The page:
Daniel T. Eismann

From Wikipedia, the free encyclopedia
Jump to navigationJump to search

Dan Eismann
Justice of the Idaho Supreme Court
In office
January 2, 2001 (2001-01-02) – August 31, 2017 (2017-08-31)
Preceded byCathy Silak
Succeeded byRichard Bevan
Chief Justice of the Idaho Supreme Court
In office
Preceded byGerald Schroeder
Succeeded byRoger Burdick
Judge for the Ada County Court[1]
In office
Magistrate Judge for the Owyhee County Court[1]
In office
Personal details
Daniel Thomas Eismann[2]

(1947-02-15)February 15, 1947[3][4]
Eugene, Oregon, U.S.
DiedJune 4, 2024(2024-06-04) (aged 77)
Boise, Idaho, U.S.
Political partyRepublican
EducationUniversity of Idaho (BS, JD)
Military service
AllegianceUnited States of America
Branch/service United States Army
Years of service1967–1970
Unit 1st Air Cavalry (helicopters)
Battles/warsVietnam War
Awards Air Medal (3)
Purple Heart (2)

Daniel Thomas Eismann (February 15, 1947 – June 4, 2024) was an American lawyer and judge from Idaho. He was a retired justice of the Idaho Supreme Court. Elected to the court in 2000, he was chief justice from 2007 to 2011,[1] and stepped down from the court in 2017.[5]

Life and career


Born in Eugene, Oregon, while his father attended law school, Eismann was raised in Homedale in Owyhee County, Idaho, and graduated from Vallivue High School near Caldwell in 1965. He attended the University of Idaho in Moscow for two years where he became a member of the Sigma Alpha Epsilon fraternity, then enlisted in the U.S. Army.

Eismann served two consecutive tours of duty in Vietnam as a crew chief/door gunner on a Huey gunship helicopter, and was awarded two purple hearts for being wounded in combat and three medals for heroism.[6] After an honorable discharge from the military, he returned to UI to complete his undergraduate degree in sociology and then graduated cum laude from its College of Law in 1976.[1][6]

Eismann went into private practice in Homedale, and was appointed a magistrate judge in Owyhee County in 1986 and a district judge in Ada County in 1995.[7]

Eismann unseated supreme court justice Cathy Silak in the statewide election in May 2000,[8][9] the only defeat for an incumbent on the court since 1944.[10][11][12] Eismann was unopposed for re-election in 2006 and 2012,[13][14] and retired in August 2017.[5]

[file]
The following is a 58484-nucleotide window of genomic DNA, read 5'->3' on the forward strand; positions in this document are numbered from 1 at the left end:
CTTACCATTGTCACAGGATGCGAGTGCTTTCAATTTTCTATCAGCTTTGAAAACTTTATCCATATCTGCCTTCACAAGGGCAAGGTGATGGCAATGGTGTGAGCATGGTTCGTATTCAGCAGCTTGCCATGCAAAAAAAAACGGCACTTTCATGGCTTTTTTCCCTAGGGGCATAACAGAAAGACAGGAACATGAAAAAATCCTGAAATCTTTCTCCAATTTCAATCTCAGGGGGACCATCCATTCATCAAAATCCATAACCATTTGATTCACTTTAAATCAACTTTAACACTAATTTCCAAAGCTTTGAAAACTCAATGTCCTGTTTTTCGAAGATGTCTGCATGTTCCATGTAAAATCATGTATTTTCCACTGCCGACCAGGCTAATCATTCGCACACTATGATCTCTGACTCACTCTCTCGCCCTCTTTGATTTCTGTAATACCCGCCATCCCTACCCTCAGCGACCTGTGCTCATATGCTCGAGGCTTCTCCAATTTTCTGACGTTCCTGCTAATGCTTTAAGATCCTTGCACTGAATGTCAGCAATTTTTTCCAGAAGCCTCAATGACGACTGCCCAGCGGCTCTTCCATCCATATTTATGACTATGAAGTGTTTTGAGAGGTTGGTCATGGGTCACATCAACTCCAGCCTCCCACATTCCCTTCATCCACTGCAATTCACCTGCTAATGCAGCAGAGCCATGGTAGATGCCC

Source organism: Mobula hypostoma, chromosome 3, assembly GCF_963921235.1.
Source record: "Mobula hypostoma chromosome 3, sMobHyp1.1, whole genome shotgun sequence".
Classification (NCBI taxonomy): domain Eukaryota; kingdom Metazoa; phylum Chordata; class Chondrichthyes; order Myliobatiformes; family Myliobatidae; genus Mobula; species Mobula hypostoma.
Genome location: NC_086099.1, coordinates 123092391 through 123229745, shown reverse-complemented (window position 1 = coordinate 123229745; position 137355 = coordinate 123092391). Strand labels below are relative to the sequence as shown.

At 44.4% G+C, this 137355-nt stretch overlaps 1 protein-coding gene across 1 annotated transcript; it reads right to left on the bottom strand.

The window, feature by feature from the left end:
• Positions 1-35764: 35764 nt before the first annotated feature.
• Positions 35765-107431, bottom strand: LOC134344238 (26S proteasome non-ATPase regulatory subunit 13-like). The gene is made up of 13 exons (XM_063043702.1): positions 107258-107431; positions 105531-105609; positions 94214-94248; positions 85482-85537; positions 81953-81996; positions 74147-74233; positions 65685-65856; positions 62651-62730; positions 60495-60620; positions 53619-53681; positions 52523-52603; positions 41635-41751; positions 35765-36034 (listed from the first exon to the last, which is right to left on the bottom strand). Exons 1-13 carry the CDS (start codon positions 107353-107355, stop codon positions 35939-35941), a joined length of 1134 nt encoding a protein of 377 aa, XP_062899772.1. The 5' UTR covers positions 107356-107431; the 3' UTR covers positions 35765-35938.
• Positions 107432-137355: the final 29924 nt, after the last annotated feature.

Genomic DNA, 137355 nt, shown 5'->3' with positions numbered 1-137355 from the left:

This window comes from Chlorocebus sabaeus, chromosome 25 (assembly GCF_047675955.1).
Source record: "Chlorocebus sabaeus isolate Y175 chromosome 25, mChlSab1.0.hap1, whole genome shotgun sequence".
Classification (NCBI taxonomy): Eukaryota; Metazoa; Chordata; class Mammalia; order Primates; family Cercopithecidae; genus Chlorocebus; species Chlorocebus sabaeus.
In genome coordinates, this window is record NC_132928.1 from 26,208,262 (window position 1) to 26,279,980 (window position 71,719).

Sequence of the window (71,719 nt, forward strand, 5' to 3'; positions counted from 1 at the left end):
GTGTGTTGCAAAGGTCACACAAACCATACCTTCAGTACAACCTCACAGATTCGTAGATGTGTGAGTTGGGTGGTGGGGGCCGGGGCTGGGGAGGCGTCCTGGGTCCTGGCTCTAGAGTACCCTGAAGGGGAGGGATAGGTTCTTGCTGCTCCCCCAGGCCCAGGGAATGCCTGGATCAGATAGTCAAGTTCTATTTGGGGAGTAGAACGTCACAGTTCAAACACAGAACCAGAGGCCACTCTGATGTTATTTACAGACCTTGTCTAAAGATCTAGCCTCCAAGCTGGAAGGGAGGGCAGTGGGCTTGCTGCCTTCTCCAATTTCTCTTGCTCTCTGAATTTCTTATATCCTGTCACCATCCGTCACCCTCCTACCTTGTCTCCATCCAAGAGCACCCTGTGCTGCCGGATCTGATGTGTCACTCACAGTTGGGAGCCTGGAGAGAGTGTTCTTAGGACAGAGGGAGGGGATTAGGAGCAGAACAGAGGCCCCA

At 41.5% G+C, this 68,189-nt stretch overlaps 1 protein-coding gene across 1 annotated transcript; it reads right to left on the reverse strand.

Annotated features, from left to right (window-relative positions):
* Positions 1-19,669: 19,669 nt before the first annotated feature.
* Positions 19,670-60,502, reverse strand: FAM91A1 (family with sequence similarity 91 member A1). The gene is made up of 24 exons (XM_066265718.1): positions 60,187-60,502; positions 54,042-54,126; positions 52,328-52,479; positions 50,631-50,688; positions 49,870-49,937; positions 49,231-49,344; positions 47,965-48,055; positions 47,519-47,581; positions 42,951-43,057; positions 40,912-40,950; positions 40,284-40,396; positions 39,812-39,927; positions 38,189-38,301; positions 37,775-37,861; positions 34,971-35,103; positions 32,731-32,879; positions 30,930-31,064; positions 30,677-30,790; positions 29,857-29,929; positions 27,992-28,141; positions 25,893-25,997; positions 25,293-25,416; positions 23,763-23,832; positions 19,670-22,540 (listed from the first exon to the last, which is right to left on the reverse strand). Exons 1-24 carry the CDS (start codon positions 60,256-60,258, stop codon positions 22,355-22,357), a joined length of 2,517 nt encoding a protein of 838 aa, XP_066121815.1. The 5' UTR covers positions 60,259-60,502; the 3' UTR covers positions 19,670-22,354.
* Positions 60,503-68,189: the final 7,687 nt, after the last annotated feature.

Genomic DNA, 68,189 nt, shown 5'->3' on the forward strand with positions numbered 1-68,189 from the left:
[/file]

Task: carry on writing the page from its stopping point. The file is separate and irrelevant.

Governor Butch Otter appointed Richard Bevan of the fifth district (Twin Falls) to fill the seat, who was unopposed for election in May 2018.[5][15]

Eismann died on June 4, 2024, at the age of 77 at a hospital in the Boise area.[16][17]


  1. ^ a b c d e f "Supreme Court Justices (Archived)". State of Idaho. Archived from the original on September 21, 2017. Retrieved August 16, 2015.
  2. ^ "Judge Profile: Hon. Daniel Thomas Eismann". Martindale.
  3. ^ Timing of Idaho SupCourt justice’s retirement means candidates can apply now
  4. ^ United States Public Records, 1970-2009 (Idaho, 1977-2006)
  5. ^ a b c Brown, Nathan (August 29, 2017). "Twin Falls Judge Bevan named to Idaho Supreme Court". Times-News. (Twin Falls, Idaho). Retrieved September 20, 2017.
  6. ^ a b Alger, Jake (November 11, 2014). "Justice Daniel Eismann: judge's life of service began on Huey". Idaho Press-Tribune. Nampa.
  7. ^ "Dan Eismann". Spokesman-Review. Spokane, Washington. April 9, 2000. p. B10.
  8. ^ Gaddy, Angie (April 9, 2000). "Supreme Court race has political feel". Spokesman-Review. Spokane, Washington. p. B1.
  9. ^ Fick, Bob (May 24, 2000). "Silak loses to Eismann; A challenger unseats an Idaho Supreme Court justice". Lewiston Tribune. Idaho. Associated Press. Retrieved August 18, 2015.Archived 2022-01-17 at the Wayback Machine
  10. ^ Warbis, Mark (January 3, 2001). "Newest Idaho justice wins praise at swearing-in". Spokesman-Review. Spokane, Washington. Associated Press. p. B1.
  11. ^ "Otter emerges from GOP crowd in Idaho primary". Spokesman-Review. Spokane, Washington. May 24, 2000. p. B5.
  12. ^ "Statewide judicial vote by county". State of Idaho. Secretary of State, Election Division. May 23, 2000. Retrieved August 17, 2015.
  13. ^ "Primary election results". State of Idaho. May 23, 2006. Archived from the original on April 19, 2015. Retrieved August 18, 2015.
  14. ^ "Primary election results". State of Idaho. May 15, 2012. Retrieved August 18, 2015.
  15. ^ "Primary election results". State of Idaho. May 15, 2018. Retrieved September 25, 2018.
  16. ^ https://www.ktvb.com/article/news/local/former-chief-justice-daniel-eismann-died/277-1ac23ca4-8b53-4435-a23a-4643ec1b4b50
  17. ^ "Former Chief Justice of Idaho Supreme Court, Daniel T. Eismann, Passes Away at 77". Big Country News. June 5, 2024. Retrieved June 5, 2024.
Legal offices
Preceded by Chief Justice of the Idaho Supreme Court
Succeeded by
Preceded by Associate Justice of the Idaho Supreme Court